Researchers have found that male crayfish often win fights by intimidation alone. Some male crayfish possess enlarged front claws that they use to intimidate their competitors. The researchers found that these enlarged claws are not as strong as they appear. The males routinely bluff their opponents with these large, weak claws to achieve dominance.
This is not the case with females. With female crayfish, claw size is a strong indicator of claw strength. The scientists measured the size and strength of claws of both male and female crayfish, and then monitored how they performed in competitive bouts. For female crayfish the size of the claw was an honest indication of how strong they were. However, claw size of males was not a good indicator of their strength.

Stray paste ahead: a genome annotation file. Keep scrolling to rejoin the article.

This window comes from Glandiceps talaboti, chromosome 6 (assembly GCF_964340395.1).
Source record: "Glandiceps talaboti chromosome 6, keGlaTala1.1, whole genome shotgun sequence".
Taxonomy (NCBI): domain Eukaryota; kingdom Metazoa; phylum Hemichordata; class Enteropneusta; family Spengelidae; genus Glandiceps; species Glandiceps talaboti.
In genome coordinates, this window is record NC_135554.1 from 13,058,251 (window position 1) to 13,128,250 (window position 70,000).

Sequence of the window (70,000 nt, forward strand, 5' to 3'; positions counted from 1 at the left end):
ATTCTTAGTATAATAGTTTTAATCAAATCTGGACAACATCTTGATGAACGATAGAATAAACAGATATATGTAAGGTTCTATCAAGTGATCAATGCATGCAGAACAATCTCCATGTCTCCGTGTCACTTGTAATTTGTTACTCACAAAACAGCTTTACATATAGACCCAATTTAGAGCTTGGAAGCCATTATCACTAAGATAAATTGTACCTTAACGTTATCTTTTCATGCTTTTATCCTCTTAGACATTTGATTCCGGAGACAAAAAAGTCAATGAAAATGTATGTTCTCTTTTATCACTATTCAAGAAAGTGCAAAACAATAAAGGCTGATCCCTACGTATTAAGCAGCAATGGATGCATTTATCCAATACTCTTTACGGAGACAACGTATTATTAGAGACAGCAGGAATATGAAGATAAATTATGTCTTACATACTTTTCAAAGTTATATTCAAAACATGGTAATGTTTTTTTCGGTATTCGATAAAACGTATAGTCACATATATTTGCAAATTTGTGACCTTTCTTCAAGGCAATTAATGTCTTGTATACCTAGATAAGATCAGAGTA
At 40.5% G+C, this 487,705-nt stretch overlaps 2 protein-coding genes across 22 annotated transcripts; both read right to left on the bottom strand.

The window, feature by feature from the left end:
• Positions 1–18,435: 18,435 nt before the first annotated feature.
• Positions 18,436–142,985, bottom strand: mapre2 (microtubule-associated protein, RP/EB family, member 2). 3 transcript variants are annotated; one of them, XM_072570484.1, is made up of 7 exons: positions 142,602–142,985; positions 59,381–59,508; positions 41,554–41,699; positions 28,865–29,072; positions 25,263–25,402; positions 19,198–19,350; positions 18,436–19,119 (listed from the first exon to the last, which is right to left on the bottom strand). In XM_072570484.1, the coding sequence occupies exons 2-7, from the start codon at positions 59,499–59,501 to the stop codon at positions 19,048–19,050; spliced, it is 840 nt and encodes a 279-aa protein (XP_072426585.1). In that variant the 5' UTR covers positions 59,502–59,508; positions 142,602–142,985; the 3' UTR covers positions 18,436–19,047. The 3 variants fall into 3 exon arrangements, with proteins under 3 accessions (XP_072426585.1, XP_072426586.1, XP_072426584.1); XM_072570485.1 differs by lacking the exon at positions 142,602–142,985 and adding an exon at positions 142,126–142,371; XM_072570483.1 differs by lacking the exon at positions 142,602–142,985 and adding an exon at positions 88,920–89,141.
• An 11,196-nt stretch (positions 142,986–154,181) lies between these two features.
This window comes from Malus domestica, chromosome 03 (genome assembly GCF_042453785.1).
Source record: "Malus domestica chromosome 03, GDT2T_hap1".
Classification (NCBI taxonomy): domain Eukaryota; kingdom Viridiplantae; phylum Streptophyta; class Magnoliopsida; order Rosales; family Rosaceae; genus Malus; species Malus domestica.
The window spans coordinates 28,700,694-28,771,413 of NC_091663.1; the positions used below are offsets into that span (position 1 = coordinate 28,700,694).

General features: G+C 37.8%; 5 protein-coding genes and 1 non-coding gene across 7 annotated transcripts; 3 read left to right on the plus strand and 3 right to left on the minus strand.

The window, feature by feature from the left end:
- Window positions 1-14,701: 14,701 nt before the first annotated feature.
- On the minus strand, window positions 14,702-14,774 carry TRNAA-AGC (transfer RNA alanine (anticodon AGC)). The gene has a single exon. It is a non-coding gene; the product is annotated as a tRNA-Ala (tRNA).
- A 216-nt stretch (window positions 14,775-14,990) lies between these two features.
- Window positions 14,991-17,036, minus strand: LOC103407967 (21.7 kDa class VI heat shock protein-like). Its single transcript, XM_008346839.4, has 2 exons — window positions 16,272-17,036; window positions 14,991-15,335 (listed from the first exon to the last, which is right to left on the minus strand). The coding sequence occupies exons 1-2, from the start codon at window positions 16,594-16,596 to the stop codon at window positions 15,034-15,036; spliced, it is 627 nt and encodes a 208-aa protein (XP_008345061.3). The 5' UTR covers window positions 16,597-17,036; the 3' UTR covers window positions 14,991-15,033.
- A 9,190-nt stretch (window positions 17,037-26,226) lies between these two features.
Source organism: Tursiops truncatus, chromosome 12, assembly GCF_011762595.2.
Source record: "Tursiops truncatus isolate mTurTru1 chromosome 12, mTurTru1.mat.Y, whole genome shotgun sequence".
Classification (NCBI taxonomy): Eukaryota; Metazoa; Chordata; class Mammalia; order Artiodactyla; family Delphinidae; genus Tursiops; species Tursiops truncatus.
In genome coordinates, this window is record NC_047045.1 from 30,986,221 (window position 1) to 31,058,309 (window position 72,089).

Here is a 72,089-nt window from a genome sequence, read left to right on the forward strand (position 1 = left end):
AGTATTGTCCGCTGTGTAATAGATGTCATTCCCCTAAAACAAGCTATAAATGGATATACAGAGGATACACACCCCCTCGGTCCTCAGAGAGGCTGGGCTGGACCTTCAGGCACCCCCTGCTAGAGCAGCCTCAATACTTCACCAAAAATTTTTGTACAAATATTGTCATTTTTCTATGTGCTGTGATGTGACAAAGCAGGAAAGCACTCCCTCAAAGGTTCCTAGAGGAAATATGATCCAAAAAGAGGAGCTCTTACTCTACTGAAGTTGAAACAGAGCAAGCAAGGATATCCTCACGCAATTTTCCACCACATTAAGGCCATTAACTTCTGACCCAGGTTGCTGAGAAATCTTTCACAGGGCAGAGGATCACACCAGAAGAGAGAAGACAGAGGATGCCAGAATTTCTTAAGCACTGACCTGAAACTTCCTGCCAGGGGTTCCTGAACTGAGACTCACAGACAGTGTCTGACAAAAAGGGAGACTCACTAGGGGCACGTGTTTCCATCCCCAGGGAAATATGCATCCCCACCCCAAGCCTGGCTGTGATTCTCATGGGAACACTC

that the larger princers are often made of a lower quality muscle than the smaller pincers. Michael Angilletta Jr., of Arizona State University, told LiveScience that a strong male crayfish with small pincers will sometimes run away from a crayfish with larger, but weaker pincers.
Robbie Wilson, lead author of the study, says, "Male crayfish lie and cheat their way to the top, whilst females appear to be honest displayers of their own strength. This is important work showing that dishonesty is commonly used by animals during fights. We already knew humans often use dishonesty during disputes, but our results suggest cheating may play a more important role in animal communication than previously imagined."
Photo: Anthony O'Toole, The University of Queensland